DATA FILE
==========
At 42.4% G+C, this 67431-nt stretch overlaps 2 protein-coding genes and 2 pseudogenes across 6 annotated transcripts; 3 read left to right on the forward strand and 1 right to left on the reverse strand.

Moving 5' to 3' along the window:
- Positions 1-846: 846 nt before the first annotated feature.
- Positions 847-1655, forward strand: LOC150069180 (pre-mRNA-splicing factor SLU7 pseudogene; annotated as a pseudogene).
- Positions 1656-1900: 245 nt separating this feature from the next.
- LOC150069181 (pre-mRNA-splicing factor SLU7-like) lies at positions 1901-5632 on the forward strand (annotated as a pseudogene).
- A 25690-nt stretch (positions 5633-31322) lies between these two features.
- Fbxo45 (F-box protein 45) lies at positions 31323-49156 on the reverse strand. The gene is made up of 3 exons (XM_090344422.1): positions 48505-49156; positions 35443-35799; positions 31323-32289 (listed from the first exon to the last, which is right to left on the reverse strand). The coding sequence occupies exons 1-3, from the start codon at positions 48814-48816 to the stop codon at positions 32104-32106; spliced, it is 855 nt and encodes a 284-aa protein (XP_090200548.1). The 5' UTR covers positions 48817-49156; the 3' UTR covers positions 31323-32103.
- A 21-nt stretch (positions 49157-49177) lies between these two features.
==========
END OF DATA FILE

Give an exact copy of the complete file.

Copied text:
At 42.4% G+C, this 67431-nt stretch overlaps 2 protein-coding genes and 2 pseudogenes across 6 annotated transcripts; 3 read left to right on the forward strand and 1 right to left on the reverse strand.

Moving 5' to 3' along the window:
- Positions 1-846: 846 nt before the first annotated feature.
- Positions 847-1655, forward strand: LOC150069180 (pre-mRNA-splicing factor SLU7 pseudogene; annotated as a pseudogene).
- Positions 1656-1900: 245 nt separating this feature from the next.
- LOC150069181 (pre-mRNA-splicing factor SLU7-like) lies at positions 1901-5632 on the forward strand (annotated as a pseudogene).
- A 25690-nt stretch (positions 5633-31322) lies between these two features.
- Fbxo45 (F-box protein 45) lies at positions 31323-49156 on the reverse strand. The gene is made up of 3 exons (XM_090344422.1): positions 48505-49156; positions 35443-35799; positions 31323-32289 (listed from the first exon to the last, which is right to left on the reverse strand). The coding sequence occupies exons 1-3, from the start codon at positions 48814-48816 to the stop codon at positions 32104-32106; spliced, it is 855 nt and encodes a 284-aa protein (XP_090200548.1). The 5' UTR covers positions 48817-49156; the 3' UTR covers positions 31323-32103.
- A 21-nt stretch (positions 49157-49177) lies between these two features.